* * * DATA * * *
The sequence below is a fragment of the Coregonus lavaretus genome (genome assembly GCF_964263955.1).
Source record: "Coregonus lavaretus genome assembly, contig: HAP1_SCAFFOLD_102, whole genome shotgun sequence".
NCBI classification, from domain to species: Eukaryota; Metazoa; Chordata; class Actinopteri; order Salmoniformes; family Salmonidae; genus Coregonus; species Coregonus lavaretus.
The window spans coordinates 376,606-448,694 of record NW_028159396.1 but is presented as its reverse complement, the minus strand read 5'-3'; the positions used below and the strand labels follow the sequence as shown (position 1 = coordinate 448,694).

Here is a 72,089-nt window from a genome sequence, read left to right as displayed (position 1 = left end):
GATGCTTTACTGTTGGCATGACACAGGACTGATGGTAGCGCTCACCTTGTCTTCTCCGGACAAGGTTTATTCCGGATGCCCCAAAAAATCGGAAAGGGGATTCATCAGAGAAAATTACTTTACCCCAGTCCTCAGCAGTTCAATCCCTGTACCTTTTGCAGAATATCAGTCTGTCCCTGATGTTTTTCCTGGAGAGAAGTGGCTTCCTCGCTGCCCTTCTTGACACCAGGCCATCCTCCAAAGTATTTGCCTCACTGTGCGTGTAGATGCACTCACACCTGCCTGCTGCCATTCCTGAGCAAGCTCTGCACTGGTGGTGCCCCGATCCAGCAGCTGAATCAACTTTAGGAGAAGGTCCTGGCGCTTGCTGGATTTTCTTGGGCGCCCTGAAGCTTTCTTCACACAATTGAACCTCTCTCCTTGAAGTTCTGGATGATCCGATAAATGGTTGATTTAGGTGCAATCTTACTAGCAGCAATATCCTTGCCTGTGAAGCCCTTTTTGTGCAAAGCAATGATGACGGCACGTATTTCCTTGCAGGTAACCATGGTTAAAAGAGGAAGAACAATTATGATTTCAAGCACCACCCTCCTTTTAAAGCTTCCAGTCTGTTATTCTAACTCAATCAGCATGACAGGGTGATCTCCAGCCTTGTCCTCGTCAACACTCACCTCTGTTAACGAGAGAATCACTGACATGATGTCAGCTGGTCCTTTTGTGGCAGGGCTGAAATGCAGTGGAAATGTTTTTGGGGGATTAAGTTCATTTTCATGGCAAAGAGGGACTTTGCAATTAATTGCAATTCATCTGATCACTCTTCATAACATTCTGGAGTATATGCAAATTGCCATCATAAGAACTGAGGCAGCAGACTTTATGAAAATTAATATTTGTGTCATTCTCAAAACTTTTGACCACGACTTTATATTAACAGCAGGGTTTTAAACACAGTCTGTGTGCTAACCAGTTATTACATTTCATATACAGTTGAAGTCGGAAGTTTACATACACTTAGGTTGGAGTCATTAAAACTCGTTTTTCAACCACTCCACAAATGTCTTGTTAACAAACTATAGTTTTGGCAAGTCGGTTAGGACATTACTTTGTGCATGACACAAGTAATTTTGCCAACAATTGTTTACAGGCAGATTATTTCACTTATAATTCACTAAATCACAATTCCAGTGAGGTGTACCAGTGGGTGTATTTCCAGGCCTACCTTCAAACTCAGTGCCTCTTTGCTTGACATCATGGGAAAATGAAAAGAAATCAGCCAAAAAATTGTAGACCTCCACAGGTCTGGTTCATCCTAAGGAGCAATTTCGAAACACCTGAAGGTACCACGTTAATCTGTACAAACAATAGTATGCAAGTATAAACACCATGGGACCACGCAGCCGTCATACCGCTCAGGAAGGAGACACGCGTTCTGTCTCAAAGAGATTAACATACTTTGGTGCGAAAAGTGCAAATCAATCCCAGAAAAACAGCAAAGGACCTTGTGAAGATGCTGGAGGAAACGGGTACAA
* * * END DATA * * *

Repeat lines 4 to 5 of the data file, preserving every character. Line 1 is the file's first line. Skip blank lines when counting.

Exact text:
The window spans coordinates 376,606-448,694 of record NW_028159396.1 but is presented as its reverse complement, the minus strand read 5'-3'; the positions used below and the strand labels follow the sequence as shown (position 1 = coordinate 448,694).

Here is a 72,089-nt window from a genome sequence, read left to right as displayed (position 1 = left end):